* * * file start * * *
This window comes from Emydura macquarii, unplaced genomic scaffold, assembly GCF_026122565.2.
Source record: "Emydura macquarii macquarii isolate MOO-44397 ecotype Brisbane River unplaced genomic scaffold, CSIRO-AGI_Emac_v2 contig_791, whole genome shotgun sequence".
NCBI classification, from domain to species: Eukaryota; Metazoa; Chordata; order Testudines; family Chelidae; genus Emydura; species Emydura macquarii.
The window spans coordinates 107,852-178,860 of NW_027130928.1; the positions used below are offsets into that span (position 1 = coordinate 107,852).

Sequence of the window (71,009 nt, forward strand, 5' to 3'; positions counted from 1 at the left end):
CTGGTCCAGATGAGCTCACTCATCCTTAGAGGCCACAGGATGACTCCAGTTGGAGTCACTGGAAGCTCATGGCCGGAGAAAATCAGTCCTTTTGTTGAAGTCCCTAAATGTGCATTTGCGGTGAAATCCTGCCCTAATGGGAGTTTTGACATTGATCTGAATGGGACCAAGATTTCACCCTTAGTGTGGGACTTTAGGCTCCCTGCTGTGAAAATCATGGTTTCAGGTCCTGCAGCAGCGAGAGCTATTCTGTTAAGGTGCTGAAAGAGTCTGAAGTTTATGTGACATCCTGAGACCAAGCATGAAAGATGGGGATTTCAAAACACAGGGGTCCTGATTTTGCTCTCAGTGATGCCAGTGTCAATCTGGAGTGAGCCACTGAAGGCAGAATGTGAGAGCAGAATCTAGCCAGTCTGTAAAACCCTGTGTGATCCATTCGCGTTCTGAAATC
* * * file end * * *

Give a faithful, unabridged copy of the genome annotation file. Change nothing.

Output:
This window comes from Emydura macquarii, unplaced genomic scaffold, assembly GCF_026122565.2.
Source record: "Emydura macquarii macquarii isolate MOO-44397 ecotype Brisbane River unplaced genomic scaffold, CSIRO-AGI_Emac_v2 contig_791, whole genome shotgun sequence".
NCBI classification, from domain to species: Eukaryota; Metazoa; Chordata; order Testudines; family Chelidae; genus Emydura; species Emydura macquarii.
The window spans coordinates 107,852-178,860 of NW_027130928.1; the positions used below are offsets into that span (position 1 = coordinate 107,852).

Sequence of the window (71,009 nt, forward strand, 5' to 3'; positions counted from 1 at the left end):
CTGGTCCAGATGAGCTCACTCATCCTTAGAGGCCACAGGATGACTCCAGTTGGAGTCACTGGAAGCTCATGGCCGGAGAAAATCAGTCCTTTTGTTGAAGTCCCTAAATGTGCATTTGCGGTGAAATCCTGCCCTAATGGGAGTTTTGACATTGATCTGAATGGGACCAAGATTTCACCCTTAGTGTGGGACTTTAGGCTCCCTGCTGTGAAAATCATGGTTTCAGGTCCTGCAGCAGCGAGAGCTATTCTGTTAAGGTGCTGAAAGAGTCTGAAGTTTATGTGACATCCTGAGACCAAGCATGAAAGATGGGGATTTCAAAACACAGGGGTCCTGATTTTGCTCTCAGTGATGCCAGTGTCAATCTGGAGTGAGCCACTGAAGGCAGAATGTGAGAGCAGAATCTAGCCAGTCTGTAAAACCCTGTGTGATCCATTCGCGTTCTGAAATC